Friday, 31 October 2008

New York, New York where I will spend some time next year.

Writing a paper

Beginning is easy: "This paper investigates the evolution of prices and returns in the art market since the middle of the previous century." Then it gets harder.

"An incredible richness of experiences"

Now on Sotheby's TV: the preview of its Contemporary Art Evening Sale in New York on November 11.

Seeing auctioneer Tobias Meyer talking about the works of Yves Klein and the likes, you start to understand what he said in an interview with The New Yorker in 2006: "What I love to do is put people in front of art and make them feel it, make them stop everything else they're doing and experience it, deeply. That's how I make art expensive. And that's my job, for the company and for my clients. To make art expensive."

Down, down, down (2)

Artinfo reports on the "funereal mood" at the London auctions.

"We obviously need to adjust our pricing," said Christie’s London contemporary head Pilar Ordovas at the post-sale press conference.

Down, down, down

Sotheby's stock price over the last six months:

Thursday, 16 October 2008

Printing money

In today's edition of The Guardian, British artists talk about art and money.

"Any artist who doesn't secretly admire what Damien's been able to achieve is not being entirely honest. But that level of commodification is quite specific to Damien." About the individual Hirst works that went on the block, Julien is more circumspect. "Warhol's use of repetition had real intellectual meaning. Nowadays, I wonder if seriality is not just a way of printing money."

My shopping bag

I went to Frieze today. I couldn't afford any of the works up for sale, but I did go home with 'The $12 Million Stuffed Shark'.

When the book was published in February, The Economist's Art.view blog wrote:
A new book by an economist named Don Thompson entitled 'The $12 Million Stuffed Shark: The Curious Economics of Contemporary Art and the Auction Houses' ought to be required reading for collectors intending to wade into well publicised contemporary art auctions like the one Sotheby’s will host on February 27th. It ought to be, but it won’t, because it is out of tune with the hype that accompanies these sales.

Two of Mr Thompson’s observations are particularly telling. First, only half of the modern and contemporary artists listed in Christie’s and Sotheby’s catalogues 25 years ago are now offered at any major auction. And second, of the 1,000 artists who had serious gallery shows in London and New York during the 1980s only 20 were shown in comparative venues in 2007.

The Power 100

ArtReview has published its 2008 Power 100 list.

Now in its seventh year, the Power 100 assesses the titans of the artworld at a time when contemporary art's appeal has never been greater – and the stakes have never been higher. The ArtReview Power 100 looks at the artworld not according to what it shows, but who it is. The list is a highly visible barometer in an otherwise opaque industry, letting you know who's deciding what you see, and telling you a little about why.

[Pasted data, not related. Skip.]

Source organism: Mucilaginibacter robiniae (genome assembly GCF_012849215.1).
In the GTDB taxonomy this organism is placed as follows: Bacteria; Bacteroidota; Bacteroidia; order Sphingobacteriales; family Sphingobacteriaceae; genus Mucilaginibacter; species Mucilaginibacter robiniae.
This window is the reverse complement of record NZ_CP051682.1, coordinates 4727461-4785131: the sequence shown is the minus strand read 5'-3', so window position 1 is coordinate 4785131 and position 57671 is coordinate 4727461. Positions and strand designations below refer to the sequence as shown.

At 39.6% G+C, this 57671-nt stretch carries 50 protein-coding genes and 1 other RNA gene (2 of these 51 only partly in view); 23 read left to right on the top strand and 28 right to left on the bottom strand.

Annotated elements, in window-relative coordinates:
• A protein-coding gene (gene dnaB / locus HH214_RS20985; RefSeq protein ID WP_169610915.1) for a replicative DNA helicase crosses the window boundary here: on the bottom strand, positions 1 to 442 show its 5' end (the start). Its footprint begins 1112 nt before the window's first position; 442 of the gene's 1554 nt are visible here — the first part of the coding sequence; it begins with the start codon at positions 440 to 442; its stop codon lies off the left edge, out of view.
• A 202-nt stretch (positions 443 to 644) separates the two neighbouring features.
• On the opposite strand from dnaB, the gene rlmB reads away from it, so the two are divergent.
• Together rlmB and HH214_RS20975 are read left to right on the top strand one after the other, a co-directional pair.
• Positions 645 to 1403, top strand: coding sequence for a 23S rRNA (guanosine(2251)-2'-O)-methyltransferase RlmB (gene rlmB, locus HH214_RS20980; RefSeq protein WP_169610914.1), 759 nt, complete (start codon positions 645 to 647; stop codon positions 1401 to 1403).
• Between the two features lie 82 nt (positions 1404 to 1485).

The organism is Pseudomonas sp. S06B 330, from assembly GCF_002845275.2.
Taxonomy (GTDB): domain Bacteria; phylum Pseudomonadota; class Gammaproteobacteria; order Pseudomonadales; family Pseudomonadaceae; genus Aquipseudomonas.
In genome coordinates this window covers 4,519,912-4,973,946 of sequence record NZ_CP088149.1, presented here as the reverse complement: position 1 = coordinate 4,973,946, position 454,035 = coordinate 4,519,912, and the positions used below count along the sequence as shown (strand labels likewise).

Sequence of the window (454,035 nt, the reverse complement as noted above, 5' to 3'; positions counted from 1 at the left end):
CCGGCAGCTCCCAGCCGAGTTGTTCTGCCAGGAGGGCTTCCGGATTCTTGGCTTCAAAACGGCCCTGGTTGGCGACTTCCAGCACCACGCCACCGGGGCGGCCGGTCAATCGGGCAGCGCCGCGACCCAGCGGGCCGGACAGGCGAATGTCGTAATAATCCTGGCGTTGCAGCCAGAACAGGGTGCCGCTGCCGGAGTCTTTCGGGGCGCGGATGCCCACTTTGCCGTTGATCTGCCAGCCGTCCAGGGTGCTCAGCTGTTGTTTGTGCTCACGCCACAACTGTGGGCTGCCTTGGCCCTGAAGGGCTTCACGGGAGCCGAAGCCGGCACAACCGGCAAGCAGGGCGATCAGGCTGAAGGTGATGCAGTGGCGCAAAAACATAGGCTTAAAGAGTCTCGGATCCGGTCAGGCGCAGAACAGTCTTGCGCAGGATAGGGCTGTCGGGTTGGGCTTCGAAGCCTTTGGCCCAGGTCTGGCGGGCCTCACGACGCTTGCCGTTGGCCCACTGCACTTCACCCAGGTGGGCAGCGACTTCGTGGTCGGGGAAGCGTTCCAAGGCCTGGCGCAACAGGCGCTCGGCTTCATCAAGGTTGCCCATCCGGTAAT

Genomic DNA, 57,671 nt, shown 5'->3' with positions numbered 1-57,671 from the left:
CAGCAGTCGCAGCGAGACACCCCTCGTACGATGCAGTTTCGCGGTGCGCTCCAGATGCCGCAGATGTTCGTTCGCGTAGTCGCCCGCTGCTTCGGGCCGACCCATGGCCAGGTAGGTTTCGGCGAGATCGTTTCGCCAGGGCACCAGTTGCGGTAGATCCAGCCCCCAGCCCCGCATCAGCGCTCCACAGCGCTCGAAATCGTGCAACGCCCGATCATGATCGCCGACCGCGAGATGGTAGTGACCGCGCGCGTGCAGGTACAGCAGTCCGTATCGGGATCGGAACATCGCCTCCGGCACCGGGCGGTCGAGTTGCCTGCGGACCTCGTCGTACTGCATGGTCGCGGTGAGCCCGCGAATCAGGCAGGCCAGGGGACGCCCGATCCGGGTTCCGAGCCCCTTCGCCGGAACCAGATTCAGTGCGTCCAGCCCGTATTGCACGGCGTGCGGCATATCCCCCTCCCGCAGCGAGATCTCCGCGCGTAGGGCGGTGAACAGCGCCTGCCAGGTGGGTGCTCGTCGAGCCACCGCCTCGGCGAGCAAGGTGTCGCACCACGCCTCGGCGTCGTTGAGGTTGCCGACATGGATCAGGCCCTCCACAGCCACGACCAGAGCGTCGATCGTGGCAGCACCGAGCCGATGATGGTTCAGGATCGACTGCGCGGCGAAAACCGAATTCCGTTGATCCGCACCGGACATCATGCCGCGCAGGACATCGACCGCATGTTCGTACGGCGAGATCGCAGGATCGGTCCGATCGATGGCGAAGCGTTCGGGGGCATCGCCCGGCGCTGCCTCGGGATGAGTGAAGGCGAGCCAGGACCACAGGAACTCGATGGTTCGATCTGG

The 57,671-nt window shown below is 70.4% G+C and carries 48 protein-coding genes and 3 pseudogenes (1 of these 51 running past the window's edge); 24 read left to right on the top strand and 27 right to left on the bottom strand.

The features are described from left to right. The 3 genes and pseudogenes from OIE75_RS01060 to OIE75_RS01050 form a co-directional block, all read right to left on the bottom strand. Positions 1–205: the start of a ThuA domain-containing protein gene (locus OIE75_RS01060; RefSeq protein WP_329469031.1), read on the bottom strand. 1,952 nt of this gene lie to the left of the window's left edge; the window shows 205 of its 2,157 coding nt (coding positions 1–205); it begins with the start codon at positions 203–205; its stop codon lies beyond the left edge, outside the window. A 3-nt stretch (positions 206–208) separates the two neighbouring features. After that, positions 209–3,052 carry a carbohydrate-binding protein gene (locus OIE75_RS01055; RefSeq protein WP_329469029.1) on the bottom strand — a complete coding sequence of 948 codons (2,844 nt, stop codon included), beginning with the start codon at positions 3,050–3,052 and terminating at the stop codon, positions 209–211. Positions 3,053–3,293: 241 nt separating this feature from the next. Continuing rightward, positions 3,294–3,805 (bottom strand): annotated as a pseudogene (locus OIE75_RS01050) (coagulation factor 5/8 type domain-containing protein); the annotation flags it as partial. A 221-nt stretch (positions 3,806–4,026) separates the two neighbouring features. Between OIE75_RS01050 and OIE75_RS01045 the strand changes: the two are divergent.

On number 1 this year: Damien Hirst. What a surprise.

Wednesday, 15 October 2008

From London to Moscow

Phillips de Pury, one of the largest auction houses in the world, has been sold to a Russian group, according to a report in the Financial Times last week.

A chilly Frieze?

"A lot of people just aren't in the mood to spend": The Wall Street Journal reports on the lowered expectations of the Frieze Art Fair.

Wishful thinking

Don Thompson, author of the book 'The $12 Million Stuffed Shark', on investing in art anno 2008:
The best of the best, the masterpieces, will always do well. But this is probably not the best time to invest in a portfolio of mid-market art. Remember that for all the talk of investment, you have to make 15 to 20 percent per year on it to cover the cost of capital and storage and insurance. What work today would you say would appreciate 20 percent a year for five years? If you want to buy a masterpiece as a store of value, that’s fine, but if you think of it as a high-yielding investment, that’s wishful thinking.

Read more here.

Tuesday, 14 October 2008

Back to the Future

Now that the end of the art boom may be in sight, it is good to look back a year or twenty:
- The Art Boom: Is It Over, or Is This Just a Correction? (The NY Times, December 1990)
- The Market's Blue Period (The NY Times, May 1992)

The end of the boom?

According to The Times "investors in stamps, jewels and wines may not escape the global economic downturn".

Rics spokesman Andrew Davies of AXA art insurance says: “There is an urban myth that fine art and antiques are recession-proof. This is wrong. This market lags behind the economic cycle by around a year to 18 months. So people should not rely on it. (...) The bottom end of the market is dead. I went to an contemporary art auction last week where there were 283 lots and only 82 lots sold. That is appalling. Those that did not sell were in the £1,000 to £5,000 range."

Thursday, 9 October 2008


It's that time of the year again: the Frieze Art Fair is coming to London next week.

Why the art market can't crash

...and why it will anyway.

In the art world, there’s a clear delineation between those who experienced the last crash, in the early nineties, and those who didn’t. “This market is fueled by collectors who have never been through a correction,” says art adviser Darlene Lutz, active since the eighties. “The generations who did are watching this with disbelief. It’s like teenagers who have unprotected sex thinking they’ll never get pregnant. And then, whoops . . . look what happened!”

(Note that the article was written in March 2006.)